The democracies that have most fully appreciated the enlightenment case, that have been the most successful in the transition to secularism are those in which there are social networks of support. Citizens are protected from the risk of severe poverty; they are provided opportunities for taking care of their health. Above all, there is a sense of community life, secular spaces in which people gather and in which they can talk about their hopes and aspirations, their anxieties and their troubles.

  • Antonio Manetti

    i was really focusing on the rather dismissive word “trappings”.

    It’s meant to be dismissive because concern about church attendance and financial support emphasizes the cosmetic aspects of religious practice rather than the substance of living out one’s belief.

  • Antonio Manetti

    It seems we are both more existentially secure and more faithful.

    In fact, if anything, Americans are less ‘existentially secure’, as you put it.

    The vast shifts in the economy have made ghost towns of many communities — as those living in the rust belt will attest to.

  • Austin Ruse

    The point, Anthony, is that the American Catholic is both more faithful in the practice of the faith — you find going to Mass to be inconsequential? (spoken like a true protestant) — AND gives more to charity than his European counterpart.

  • David Nickol

    Even the Saints of the New York Review of Books can suffer from envy. I am at least pretty sure about that.

    Austin,

    Not after they are dead. I am certain about that.

  • Ronald King

    Austin, It is easy to go to Mass and give to charity. I would venture to say that if we gave until it hurt to the cause of healthcare for the poor then we would not need government plans for universal healthcare.
    If we had 5 million catholics willing to give $1,000 each to a fund for healthcare for women and children, what impact might that have on society? That would be a start in the practice of faith.

  • Austin Ruse

    Well, i am pretty sure the saints of the New York Review of Books are not exactly the same as Saints in Heaven and if that is so, then likely at least some of the saints of the New York Review of Books can experience envy even after death.

  • Antonio Manetti

    The point, Anthony, is that the American Catholic is both more faithful in the practice of the faith — you find going to Mass to be inconsequential? (spoken like a true protestant) — AND gives more to charity than his European counterpart.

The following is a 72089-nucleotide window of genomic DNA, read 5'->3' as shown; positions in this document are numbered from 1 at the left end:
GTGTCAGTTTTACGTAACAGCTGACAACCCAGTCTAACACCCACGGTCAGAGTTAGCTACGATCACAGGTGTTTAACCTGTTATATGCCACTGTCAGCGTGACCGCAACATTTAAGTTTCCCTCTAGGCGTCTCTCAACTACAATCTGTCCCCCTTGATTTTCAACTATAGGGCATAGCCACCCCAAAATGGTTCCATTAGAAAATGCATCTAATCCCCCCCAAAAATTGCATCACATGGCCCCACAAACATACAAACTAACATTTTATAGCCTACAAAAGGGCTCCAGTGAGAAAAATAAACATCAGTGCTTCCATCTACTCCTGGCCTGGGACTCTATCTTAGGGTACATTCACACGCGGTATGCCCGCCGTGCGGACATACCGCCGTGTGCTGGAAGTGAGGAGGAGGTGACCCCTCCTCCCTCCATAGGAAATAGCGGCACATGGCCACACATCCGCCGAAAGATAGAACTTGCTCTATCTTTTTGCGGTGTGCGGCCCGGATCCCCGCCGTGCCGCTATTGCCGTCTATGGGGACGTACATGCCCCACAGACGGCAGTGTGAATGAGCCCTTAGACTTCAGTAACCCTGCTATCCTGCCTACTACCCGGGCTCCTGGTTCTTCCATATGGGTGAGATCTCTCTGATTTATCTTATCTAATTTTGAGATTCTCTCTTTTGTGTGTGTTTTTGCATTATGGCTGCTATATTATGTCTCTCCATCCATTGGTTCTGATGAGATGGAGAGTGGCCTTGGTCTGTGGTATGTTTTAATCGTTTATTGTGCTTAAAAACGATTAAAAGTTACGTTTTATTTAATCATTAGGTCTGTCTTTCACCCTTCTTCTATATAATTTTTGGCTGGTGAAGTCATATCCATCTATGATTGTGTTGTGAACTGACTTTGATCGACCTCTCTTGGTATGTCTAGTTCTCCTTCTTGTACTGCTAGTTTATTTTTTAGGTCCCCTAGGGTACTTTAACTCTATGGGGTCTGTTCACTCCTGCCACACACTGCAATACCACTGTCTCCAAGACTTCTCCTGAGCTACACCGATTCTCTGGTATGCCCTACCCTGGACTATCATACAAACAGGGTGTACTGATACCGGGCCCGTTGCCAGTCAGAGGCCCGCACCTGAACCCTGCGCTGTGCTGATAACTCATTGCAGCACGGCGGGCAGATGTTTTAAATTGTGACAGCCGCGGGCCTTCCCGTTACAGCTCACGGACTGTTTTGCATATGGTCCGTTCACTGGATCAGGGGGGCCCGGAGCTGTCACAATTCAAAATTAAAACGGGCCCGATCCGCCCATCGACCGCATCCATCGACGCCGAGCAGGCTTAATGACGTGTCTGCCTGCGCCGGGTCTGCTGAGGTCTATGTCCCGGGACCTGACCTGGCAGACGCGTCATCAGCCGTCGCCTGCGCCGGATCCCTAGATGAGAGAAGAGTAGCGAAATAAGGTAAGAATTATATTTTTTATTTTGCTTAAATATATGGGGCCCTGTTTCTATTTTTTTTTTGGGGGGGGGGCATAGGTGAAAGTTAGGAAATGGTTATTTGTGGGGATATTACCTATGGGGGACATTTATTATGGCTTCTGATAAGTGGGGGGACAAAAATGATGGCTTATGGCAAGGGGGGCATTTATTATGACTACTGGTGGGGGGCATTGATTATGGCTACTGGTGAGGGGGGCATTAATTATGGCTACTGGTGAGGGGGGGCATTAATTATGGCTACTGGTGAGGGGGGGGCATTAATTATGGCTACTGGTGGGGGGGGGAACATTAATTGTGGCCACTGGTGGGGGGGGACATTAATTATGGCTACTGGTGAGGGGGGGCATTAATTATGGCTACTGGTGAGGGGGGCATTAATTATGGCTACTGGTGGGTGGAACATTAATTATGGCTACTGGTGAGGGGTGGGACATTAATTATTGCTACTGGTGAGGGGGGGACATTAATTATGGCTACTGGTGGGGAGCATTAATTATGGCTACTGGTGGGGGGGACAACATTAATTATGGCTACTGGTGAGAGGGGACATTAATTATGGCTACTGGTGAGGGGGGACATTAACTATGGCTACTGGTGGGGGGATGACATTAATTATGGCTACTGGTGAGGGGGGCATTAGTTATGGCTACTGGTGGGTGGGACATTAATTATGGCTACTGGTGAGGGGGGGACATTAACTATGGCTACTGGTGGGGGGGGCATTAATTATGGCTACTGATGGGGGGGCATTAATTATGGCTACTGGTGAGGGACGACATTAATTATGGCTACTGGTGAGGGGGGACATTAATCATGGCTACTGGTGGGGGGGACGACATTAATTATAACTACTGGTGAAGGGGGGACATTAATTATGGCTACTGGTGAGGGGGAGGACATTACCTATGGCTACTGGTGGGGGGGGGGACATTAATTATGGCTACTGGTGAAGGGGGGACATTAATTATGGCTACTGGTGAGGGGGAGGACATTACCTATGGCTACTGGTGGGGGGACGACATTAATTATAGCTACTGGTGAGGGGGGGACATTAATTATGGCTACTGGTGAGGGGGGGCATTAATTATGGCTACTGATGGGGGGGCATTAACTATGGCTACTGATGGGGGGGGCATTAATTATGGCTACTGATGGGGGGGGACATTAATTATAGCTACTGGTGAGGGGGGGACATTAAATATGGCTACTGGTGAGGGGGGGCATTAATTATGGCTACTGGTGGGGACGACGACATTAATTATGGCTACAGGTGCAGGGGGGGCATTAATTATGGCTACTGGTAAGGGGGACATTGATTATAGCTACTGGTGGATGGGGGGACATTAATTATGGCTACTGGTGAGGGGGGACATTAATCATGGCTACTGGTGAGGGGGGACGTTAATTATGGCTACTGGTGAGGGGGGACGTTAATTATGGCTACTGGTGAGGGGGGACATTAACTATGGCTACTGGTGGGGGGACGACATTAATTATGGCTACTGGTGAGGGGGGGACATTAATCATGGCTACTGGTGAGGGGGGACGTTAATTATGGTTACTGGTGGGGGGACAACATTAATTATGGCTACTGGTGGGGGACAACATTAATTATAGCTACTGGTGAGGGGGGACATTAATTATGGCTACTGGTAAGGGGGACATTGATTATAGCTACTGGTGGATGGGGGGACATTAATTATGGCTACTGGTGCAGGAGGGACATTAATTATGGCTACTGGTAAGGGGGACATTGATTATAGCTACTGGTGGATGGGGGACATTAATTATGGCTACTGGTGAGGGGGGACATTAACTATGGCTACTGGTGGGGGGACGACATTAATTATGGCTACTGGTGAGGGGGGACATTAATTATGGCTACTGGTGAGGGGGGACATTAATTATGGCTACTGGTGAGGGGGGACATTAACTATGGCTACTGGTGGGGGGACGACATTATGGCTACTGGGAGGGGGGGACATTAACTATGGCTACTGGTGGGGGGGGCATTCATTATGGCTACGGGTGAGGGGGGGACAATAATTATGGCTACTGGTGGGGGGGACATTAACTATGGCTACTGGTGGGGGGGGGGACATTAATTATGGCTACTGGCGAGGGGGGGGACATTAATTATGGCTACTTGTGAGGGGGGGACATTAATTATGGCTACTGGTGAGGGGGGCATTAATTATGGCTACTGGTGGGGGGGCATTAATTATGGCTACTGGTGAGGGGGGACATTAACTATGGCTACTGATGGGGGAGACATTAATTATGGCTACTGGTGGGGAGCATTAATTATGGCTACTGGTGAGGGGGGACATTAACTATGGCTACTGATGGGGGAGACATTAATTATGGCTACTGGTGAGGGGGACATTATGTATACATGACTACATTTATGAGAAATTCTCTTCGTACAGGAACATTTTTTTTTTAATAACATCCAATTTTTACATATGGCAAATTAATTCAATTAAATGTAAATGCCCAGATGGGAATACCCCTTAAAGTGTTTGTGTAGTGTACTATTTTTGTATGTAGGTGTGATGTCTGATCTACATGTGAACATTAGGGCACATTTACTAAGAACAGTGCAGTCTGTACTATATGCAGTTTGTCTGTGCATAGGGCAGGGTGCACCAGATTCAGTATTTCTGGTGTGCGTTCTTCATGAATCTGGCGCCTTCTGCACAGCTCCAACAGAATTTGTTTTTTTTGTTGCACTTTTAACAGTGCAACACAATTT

Where did you find the word “inconsequential” in what I wrote and since when does Mass attendance constitute the sum and substance of “practice of the faith”?

    Also, you might try withholding judgement about those who you know nothing about.

  • Antonio Manetti

    …And, by the way, Jesus condemned those pharisees who were more interested in observing the letter of judaic law for apprerances sake while ignoring its substance.

  • digbydolben

    Austin, I know some church mice who are ALWAYS in attendance at Sunday masses, and more, but whose appetite for vicious gossip and slander-mongering is voracious.

  • Austin Ruse

    Yes, Ron, it is a real chin-scratcher why the Europeans do not go to Mass or give to charity when it is so easy. Yes, indeedy.

  • Austin Ruse

    Anthony,

    Nobody said going to Mass is the sum and substance of practicing the faith, but it sure is a good place to start.

    About judging…hmmm, Mr. Judt really seems to be judging Americans..i am sure you want to correct him……and you sure seem to be judging all those pharasitical Americans who are silly enough go to Mass.

    The bottom line, gents, is that it is in America where the Catholic faith is lived most vibrantly in the Western world. I do not say the faith in Europe is dying. After all, it was in Europe where vibrant movements like Opus Dei and Communion and Liberation were founded. These and many other orthodox movements are the hope of Europe.

  • Ronald King

    I do not think Catholicism is lived vibrantly in America. I think its expression is fearful, reactionary and fragmented.

  • Antonio Manetti

    About judging…hmmm, Mr. Judt really seems to be judging Americans..i am sure you want to correct him……and you sure seem to be judging all those pharasitical Americans who are silly enough go to Mass.

    Deliberate non-sequiturs and distortions. The issue is the ad-hominum character of your rebuttals and the metric of external appearances you yourself have used in judging the moral character of others.

  • Kurt

    Ron, it is a real chin-scratcher why the Europeans do not …give to charity when it is so easy.

    Ahh, Austin again speaks of all the Americans who have got into heaven by giving to the Metropolitan Opera.

    And if Austin believes there is no virtue in Europeans paying the Church Tax, he might suggest the Church disown it.